If we are to discuss the particular TV spot, production quality wise the director has tried to add a lot. Being a fan of both these gentlemen, I liked the differences that were brought up. And I think it captured that generational divide so well. Brazil vs. Argentina, morning exercise vs. sleep, steaks vs. maach bhaat, black vs. white, they could be any father and son pair. Particularly touching was that the other one was their favourite singer. For different customers of the bank, there will be something they can identify with. On the negative side, I didn’t care much for the soundtrack. Also, some of the sets used could have been spruced up a bit. Overall I thought it was a very good effort.

On production value I’ll give it a 6 on 10. On originality and insight: 6. On translating the idea into a TVC: 5 and Overall: 6

The City Bank: a lost opportunity to change their name along with the re-branding effort. Why still be a victim of the brand name being party of the sentence, “kon City bank? T.Y na N.A?” (“Which City Bank? T.Y or N.A?). Many companies have successfully gone through transitions like this. Lucky Goldstar is now LG and British Petroleum has gone beyond to bp. The City Bank, in addition to adding the “the”, should have been bold enough to toy with the name itself. Remember how strong Grindlays name used to be? Standard Chartered very successfully handled the merger of not only the bank, but also the brand essence of the bigger rival. I don’t believe City’s name was so strong with such equity that consumers would have rejected a change.

Furthermore while the new kite logo is attractive, it fails to inspire. I am not too sure what it is supposed to represent. It does look modern but that’s all.

The campaign, on the other hand, was very strong. Unitrend, the agency, hit the nail bang on. They captured the heart of an insight – financial service boils down to money! Isn’t it so true that we spend most of our time pre-occupied with the pursuit of the same? Now of course I would at least listen to a bank that tells me that they know “money”. And The City Bank says just that. Throughout their campaign, be it on TV, print or billboard they have emphasised on their familiarity with the same. Bringing out the history of the stuff or thought provoking quotes, they set out to prove that they know their material well.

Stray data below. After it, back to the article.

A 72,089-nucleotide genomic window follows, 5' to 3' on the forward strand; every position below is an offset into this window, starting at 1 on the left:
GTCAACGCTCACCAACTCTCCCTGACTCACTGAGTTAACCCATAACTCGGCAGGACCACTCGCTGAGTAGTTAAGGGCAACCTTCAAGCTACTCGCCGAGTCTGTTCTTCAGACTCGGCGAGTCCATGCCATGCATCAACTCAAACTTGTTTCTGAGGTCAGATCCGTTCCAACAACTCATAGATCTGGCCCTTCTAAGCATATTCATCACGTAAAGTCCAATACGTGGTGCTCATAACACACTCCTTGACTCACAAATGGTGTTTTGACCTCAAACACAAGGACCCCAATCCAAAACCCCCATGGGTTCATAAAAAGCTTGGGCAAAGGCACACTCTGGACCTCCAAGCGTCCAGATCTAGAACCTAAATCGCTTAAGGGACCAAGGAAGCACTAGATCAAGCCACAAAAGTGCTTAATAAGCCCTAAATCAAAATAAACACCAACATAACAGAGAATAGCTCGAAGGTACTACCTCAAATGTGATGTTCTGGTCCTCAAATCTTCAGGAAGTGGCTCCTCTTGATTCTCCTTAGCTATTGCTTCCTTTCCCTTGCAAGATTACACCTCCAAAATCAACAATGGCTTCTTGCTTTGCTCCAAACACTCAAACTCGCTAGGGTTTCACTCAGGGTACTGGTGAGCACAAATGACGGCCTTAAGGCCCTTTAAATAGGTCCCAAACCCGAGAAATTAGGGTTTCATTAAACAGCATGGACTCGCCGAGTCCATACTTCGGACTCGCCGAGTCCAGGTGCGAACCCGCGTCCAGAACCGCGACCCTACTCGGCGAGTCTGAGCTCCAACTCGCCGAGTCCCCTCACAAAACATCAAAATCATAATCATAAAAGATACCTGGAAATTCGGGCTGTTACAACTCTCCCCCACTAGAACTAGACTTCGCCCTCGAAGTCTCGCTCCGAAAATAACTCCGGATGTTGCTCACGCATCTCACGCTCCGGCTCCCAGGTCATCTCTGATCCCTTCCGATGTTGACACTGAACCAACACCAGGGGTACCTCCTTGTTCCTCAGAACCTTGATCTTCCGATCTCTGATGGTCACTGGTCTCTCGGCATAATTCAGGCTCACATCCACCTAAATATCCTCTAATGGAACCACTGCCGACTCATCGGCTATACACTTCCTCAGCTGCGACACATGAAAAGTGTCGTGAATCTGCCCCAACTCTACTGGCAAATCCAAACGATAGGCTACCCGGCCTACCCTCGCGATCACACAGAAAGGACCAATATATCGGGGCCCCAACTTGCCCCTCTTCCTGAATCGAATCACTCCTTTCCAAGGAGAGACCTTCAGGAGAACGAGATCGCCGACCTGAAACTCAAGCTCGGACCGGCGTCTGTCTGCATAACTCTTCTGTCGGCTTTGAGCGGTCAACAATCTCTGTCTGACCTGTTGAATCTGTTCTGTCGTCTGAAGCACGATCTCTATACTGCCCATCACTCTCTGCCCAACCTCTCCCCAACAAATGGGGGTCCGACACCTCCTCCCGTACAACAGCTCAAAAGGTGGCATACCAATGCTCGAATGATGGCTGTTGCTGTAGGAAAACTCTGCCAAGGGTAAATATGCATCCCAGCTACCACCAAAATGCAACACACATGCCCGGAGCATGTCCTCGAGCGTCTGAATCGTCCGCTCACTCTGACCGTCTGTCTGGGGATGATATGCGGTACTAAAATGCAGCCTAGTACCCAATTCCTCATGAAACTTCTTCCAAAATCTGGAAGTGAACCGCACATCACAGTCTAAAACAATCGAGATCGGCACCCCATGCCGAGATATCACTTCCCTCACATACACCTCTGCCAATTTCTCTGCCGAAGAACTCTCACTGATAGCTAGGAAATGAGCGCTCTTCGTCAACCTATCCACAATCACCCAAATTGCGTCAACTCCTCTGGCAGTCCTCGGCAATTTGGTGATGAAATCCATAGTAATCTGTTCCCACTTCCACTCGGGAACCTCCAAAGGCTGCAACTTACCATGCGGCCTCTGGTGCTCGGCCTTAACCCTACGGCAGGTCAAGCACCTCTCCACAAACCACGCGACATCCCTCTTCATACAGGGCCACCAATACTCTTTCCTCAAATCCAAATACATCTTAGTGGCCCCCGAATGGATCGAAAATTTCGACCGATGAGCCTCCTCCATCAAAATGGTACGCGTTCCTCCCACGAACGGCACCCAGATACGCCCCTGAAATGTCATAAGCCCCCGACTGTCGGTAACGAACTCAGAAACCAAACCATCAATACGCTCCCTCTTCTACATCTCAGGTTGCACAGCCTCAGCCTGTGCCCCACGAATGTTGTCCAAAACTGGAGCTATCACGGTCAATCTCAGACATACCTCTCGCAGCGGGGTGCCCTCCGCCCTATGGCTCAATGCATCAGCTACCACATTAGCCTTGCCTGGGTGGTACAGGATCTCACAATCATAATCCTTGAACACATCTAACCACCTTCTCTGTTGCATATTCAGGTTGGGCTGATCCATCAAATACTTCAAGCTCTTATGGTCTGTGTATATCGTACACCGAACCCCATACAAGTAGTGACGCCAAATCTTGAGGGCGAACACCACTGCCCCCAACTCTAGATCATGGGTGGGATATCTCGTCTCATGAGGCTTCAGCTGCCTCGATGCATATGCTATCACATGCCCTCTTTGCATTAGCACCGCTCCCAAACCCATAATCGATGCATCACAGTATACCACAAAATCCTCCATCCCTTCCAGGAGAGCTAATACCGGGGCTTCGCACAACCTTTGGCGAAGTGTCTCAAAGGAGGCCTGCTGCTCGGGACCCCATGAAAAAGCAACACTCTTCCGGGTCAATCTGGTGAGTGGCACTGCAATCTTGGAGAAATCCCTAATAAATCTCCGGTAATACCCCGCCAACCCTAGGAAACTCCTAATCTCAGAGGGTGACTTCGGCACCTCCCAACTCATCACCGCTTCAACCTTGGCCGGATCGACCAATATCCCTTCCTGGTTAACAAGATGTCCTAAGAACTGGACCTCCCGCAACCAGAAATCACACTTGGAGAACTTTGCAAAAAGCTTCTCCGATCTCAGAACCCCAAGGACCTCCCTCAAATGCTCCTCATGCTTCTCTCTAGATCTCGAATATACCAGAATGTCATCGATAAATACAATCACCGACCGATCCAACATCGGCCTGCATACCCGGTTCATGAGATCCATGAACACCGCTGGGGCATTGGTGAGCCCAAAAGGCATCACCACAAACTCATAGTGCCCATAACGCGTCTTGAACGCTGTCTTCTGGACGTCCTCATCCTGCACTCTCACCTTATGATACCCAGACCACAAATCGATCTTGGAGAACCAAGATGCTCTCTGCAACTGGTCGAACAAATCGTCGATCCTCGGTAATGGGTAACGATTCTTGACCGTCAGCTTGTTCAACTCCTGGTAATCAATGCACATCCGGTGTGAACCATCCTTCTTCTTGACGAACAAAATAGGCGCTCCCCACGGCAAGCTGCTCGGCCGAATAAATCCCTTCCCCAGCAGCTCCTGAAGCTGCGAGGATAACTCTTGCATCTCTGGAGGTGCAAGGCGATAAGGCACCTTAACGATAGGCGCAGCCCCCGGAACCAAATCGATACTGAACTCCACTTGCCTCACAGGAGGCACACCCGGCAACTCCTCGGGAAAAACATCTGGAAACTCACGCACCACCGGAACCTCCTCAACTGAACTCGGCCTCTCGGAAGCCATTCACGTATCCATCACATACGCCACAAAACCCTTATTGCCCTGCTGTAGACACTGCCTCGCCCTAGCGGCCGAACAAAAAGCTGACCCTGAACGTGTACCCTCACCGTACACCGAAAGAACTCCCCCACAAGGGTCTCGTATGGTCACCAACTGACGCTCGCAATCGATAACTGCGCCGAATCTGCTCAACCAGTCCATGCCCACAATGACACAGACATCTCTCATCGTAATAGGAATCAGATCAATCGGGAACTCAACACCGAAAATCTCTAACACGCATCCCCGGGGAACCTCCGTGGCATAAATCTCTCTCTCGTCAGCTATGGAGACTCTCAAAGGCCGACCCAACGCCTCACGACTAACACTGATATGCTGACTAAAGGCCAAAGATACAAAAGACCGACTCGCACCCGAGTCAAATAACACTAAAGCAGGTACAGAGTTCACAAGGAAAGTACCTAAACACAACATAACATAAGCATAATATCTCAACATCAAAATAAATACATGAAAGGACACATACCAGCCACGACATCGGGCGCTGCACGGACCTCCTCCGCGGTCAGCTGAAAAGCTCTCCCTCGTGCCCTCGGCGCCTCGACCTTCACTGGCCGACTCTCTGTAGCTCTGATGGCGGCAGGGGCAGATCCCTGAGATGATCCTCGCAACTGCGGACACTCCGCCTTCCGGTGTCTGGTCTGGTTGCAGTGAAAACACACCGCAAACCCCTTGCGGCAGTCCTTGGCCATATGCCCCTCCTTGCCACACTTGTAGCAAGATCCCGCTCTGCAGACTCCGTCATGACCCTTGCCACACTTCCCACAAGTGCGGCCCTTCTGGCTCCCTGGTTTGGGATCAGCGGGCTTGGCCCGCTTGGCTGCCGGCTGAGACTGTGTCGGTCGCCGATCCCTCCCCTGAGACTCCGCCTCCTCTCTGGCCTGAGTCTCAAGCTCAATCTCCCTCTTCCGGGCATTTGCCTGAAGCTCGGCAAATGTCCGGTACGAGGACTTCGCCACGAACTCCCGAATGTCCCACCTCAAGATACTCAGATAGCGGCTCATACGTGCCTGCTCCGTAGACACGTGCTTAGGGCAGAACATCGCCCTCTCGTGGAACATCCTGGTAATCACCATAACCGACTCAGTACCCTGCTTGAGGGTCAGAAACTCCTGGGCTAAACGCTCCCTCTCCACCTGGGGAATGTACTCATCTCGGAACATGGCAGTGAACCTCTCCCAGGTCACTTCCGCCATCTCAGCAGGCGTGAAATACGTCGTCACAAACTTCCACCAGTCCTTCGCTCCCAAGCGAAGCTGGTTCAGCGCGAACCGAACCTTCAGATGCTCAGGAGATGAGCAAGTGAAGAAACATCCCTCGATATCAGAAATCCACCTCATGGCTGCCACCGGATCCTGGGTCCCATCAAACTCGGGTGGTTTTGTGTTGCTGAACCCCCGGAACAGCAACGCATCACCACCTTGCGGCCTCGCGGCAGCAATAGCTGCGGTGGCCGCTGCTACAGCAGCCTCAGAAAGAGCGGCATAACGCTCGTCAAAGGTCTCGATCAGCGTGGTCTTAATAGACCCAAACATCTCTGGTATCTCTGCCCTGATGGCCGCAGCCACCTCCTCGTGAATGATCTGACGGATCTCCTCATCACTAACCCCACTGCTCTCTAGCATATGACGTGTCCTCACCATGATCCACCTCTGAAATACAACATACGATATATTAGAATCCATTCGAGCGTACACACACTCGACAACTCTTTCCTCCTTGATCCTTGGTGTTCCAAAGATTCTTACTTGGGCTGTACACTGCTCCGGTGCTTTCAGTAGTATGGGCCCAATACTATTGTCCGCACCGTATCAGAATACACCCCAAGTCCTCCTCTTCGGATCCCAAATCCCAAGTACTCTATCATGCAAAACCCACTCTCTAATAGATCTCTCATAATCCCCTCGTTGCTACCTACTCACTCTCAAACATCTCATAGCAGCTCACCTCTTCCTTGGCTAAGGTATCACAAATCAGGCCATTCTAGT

The TV spot itself highlighted the interaction of different people with money. From finding some on the street, or having loads of it, to taking some from someone’s wallet, or having none. It chronicles our obsession with it. The voice over not only gives us knowledgeable insights, but also confidently reassures us. It’s God’s honest truth that money is so many things to us and makes us do so many things. Each of the slice of life situations shown was so believable. The man buying a fish visual re-emphasised the loudness of money, while in contrast, the shyness of the man buying the condom its quietness. The boy smiling or the woman crying, getting some was absolutely true. Overall the TV spot matched campaign rational perfectly with the brand’s promise.

Production value I’ll give it a 5 on 10. On originality and insight: 8. On translating the idea into a TVC: 8 and Overall: 8

Nazim Farhan Choudhury is the Deputy Managing Director of Adcomm Limited. Over the last 14 years he has worked on many of the leading brands of the country including 8 of the top 20 winners of the Bangladesh Brand Award 2008. Having said that, he somehow believes that there should have been more of brands that he worked for in that list. Well let us hope that this columns criticism of advertising goes some distance in helping with the promotion of the art and science of branding. If you have comments, feel free to write at farhan@adcommad.com or visit his blogsite http://nazimfarhan.blogspot.com

Thursday, March 12, 2009

I tube, we tube, YouTube!

Those who read my blog regularly (yes all two of you!) will know that I have a thing about Freedom of Speech. It really ruffles my feathers when that particular right is trampled with. Last few days you might have confused me with Big Bird! Boy o boy were my feathers in a mess. Some one in their infinite wisdom banned YouTube and a few other websites.

Well we think it was banned. There was no official announcement. But after you hit enter after www.youtube.com nothing happened. Some ingenious (geeky?) bloggers dug up the dirt and reported that BTCL (Bangladesh Government owned telecommunications company) had blocked the site after instructions from BTRC (Bangladesh Telecommunication Regulatory Commission). Before you start feeling bad about me for missing Top Gear and Sylheti serials on world’s favourite video site, you will be happy to learn that the site is back online!

So all is well and balance has returned to the force you might declare! But before we head back to trying to find the next viral craze, we should spend a couple of minutes and ask about what are the lessons learned.

Well for the first thing I get out of this incident is that despite all the talk of Digital Bangladesh, we haven’t figured out what that means. I mean wow so you figured out how to block a site! But did you? Well most believe the site was banned because of some audio files of a certain meeting between the PM and Army brass! I don’t want to get into the merits of the files, but YouTube isn’t the only place where you could get those. BTRC apparently only asked BTLC to block the sites but not private gateways like Mango or ISPs with direct VSAT hook up. Even then simple proxies could be used to by-pass the BTCL block. More over many who had listened to the files had downloaded them. So instead of trying to listen to it on YouTube it was being zipped back and forth on emails. Or come to think of it, say no one had downloaded the files nor had any idea of how to set up proxies or don’t have access to private ISPs - all you had to do is ask your khala in the US of A to go to YouTube and download the required file and email it to you. Want to ban emails now?